I am a big fan of highly-quotable, "B" movies. Some are so "bad" unintentionally, like Mommie Dearest, while productions like Sin City obviously took a lot of effort to be so hokey. Some people are turned off by the supposed testosterone-fuelled orgy -- I see it all as one big joke. I, and my kinsfolk, were laughing throughout the movie, in a good way.

As for specific scenes, who could forget the opening? (Apparently "She smells how angels oughta smell.") And how about the ending? ("Can we get a move on? I haven't got all night," says Marv in the electric chair.) Two classic moments that serve as the bread to an absolutely delicious sandwich.

Well, I've gone and made this review mostly about the movie, but that isn't completely inappropriate -- the two are remarkably similar. Must be Miller's famed cinematic style, and it couldn't hurt that he had a major role in the production of the movie.

The book has only a few minor differences. Marv never visits his mother in the movie, for example, and of course this GN only includes the one plotline. I prefer it that way -- every time I see Nancy in the book I think of Jessica Alba's horrific performance. I still cringed a little at "Sure, Marv. Who's the babe?"

But, overall, the book is shorter, and sweeter for it.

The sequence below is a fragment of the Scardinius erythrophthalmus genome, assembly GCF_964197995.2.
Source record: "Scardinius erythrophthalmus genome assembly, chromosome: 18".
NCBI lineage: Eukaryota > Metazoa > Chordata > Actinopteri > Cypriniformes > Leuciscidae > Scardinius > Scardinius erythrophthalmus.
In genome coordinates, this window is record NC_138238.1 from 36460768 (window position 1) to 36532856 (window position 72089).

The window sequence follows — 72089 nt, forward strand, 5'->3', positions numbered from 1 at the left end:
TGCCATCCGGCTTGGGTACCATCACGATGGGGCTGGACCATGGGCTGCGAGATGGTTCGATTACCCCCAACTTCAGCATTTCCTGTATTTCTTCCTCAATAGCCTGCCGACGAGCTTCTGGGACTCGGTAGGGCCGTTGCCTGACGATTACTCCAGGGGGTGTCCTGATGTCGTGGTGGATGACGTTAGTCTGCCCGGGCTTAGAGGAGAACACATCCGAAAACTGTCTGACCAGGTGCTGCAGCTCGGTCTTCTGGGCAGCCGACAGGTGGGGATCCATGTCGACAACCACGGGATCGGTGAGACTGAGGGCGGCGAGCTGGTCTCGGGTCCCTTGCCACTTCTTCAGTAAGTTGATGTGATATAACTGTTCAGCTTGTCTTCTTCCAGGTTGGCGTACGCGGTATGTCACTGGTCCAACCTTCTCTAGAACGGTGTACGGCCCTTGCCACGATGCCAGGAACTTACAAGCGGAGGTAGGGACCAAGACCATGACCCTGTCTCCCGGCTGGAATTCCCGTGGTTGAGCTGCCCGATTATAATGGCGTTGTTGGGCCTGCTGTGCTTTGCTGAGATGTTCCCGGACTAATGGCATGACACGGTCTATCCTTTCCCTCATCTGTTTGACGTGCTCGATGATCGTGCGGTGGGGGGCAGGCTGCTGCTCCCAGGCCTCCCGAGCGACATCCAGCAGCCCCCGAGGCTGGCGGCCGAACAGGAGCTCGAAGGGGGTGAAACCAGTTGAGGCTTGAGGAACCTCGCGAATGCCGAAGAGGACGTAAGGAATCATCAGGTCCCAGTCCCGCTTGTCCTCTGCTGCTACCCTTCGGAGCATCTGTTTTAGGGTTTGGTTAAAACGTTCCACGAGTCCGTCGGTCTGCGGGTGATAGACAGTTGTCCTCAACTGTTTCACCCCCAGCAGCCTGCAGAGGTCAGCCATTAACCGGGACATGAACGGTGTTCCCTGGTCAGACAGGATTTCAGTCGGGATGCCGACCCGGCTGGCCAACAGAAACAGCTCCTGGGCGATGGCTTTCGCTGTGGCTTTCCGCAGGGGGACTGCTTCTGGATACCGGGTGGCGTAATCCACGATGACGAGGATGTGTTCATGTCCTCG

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Friday, October 23, 2009

The Shakespeare Challenge: A Rundown

Funny how life works. My relationship with Shakespeare was virtually nil -- aside from those infamous mandatory school readings -- until one day in late August 2009, when my sis brought home a big bag of things she had pilfered from her school's Lost&Found. It was mostly old gym clothes and a few coats, but there also happened to be a student's copy of Hamlet in the mix. On a whim, I snatched it and stole away to the smoky confines of my room. (This was probably the best solution as my sister, evil little capitalist that she is, might have made me pay; she made me pay a dollar for a pair of dress shoes from the bag -- wench.) She never made a fuss about it so...

A few days later, I had built up enough courage and free time to begin reading my first Shakespeare play since my high school days. I still have not built a concrete opinion of the play, but I must have enjoyed it -- it was soon followed by Macbeth, Antony and Cleopatra, Twelfth Night, and Tempest.

I must have really enjoyed it -- hence the challenge alluded to in the post title: to read every play authored, or possibly authored, by Shakespeare. The goal is, at the very least, to become familiar with the plots, language, and characters. This will likely open the door for re-readings of my favorites and maybe even *shudder* a little literary criticism. The ultimate goal is to see each play live, though I may have to settle for a DVD in some cases. I look forward to exploring the BBC productions, particularly of the more obscure plays, which, so I read, tend to be better-produced than most of the big hitters.